Religious beliefs in Ancient Egypt

When did 'Ancient' Egypt exist?

The Ancient Egyptian civilisation is thought to have lasted for about 3,000 years. This is measured from the time when Egypt became a single country ruled by one person, around 3,150 BCE to 30 BCE, when the Romans conquered Egypt.

 

When people think of Ancient Egypt today, the first things they think of might be pyramids, mummies and Pharaohs. However, we can find out a lot about the lives of ordinary people in Ancient Egypt using the large collection of artefacts stored at museums like the Discovery Centre. 

 

Religion in Ancient Egypt


Amulets

A range of different amulets were used as good luck charms.

 

An Assortment of Egyptian Amulets

People would string amulets on to bracelets, necklaces and on their belts to try to keep good luck with them at all times. They were also used in mummification and would have been wrapped in the mummy's bandages by their loved ones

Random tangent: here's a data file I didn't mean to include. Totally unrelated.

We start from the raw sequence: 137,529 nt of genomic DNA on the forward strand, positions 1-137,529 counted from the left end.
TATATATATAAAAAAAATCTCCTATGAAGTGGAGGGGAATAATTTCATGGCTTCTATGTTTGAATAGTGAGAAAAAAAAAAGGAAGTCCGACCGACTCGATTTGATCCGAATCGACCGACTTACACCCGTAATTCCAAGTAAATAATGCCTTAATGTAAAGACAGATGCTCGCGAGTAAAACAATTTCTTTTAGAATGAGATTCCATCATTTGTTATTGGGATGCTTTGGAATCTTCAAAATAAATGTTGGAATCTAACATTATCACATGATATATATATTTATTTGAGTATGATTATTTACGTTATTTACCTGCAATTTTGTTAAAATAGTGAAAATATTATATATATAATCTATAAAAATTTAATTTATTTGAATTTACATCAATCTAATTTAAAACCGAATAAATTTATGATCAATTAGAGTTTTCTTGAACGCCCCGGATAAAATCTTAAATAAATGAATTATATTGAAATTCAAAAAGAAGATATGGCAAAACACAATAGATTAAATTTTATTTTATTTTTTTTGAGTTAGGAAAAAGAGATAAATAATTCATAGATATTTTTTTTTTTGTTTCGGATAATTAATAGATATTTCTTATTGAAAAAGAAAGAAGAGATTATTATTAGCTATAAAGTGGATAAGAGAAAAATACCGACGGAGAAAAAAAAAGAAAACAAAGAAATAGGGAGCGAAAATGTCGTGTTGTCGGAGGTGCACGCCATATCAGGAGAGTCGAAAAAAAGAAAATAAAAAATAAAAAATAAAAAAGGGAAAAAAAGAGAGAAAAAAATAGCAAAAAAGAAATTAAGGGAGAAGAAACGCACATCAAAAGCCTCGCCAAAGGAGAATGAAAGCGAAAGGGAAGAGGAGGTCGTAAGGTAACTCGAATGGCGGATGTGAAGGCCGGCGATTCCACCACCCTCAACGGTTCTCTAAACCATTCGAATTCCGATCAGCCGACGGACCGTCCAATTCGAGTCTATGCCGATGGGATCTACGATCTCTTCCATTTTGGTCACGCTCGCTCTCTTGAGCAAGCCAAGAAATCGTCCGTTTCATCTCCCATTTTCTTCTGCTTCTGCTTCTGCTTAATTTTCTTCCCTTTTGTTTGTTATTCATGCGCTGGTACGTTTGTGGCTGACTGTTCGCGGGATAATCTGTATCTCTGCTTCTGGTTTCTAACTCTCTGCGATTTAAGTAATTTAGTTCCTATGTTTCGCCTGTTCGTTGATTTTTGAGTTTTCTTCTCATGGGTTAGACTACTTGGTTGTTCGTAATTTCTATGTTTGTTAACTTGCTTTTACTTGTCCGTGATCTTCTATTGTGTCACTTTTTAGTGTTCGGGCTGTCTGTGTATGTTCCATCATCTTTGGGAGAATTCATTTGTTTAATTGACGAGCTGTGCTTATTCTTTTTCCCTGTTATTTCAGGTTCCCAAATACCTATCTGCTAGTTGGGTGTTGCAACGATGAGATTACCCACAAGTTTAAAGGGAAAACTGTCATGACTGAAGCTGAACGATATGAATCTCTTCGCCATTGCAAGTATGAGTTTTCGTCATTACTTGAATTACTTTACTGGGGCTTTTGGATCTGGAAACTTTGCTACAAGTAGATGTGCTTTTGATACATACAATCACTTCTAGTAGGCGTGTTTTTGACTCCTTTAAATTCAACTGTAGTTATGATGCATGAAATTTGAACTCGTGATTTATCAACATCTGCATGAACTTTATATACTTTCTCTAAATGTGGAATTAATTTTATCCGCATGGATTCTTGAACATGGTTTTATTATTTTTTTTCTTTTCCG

Amulet of Anubis

Shabti figurine

Model Shabti represent workers or slaves who would look after the dead people in the afterlife. They carry tools for domestic or farm tasks. They come in a wide range of sizes and can be made out of different materials like clay, wood, metal, stone or terracotta.

Group of three Shabtis

Both rich and poor people would have shabtis in their tombs. Having larger numbers of shabtis made from expensive materials would show that the dead person had been wealthy or important during their life.

 

Glossary

Afterlife - a new life after death

Amulet - a kind of good luck charm, usually shaped like an object

Domestic - something to do with the home 

Mummify - to stop a dead body from decaying

Represent - show

Terracotta - a red clay that can be baked until hard and used for tiles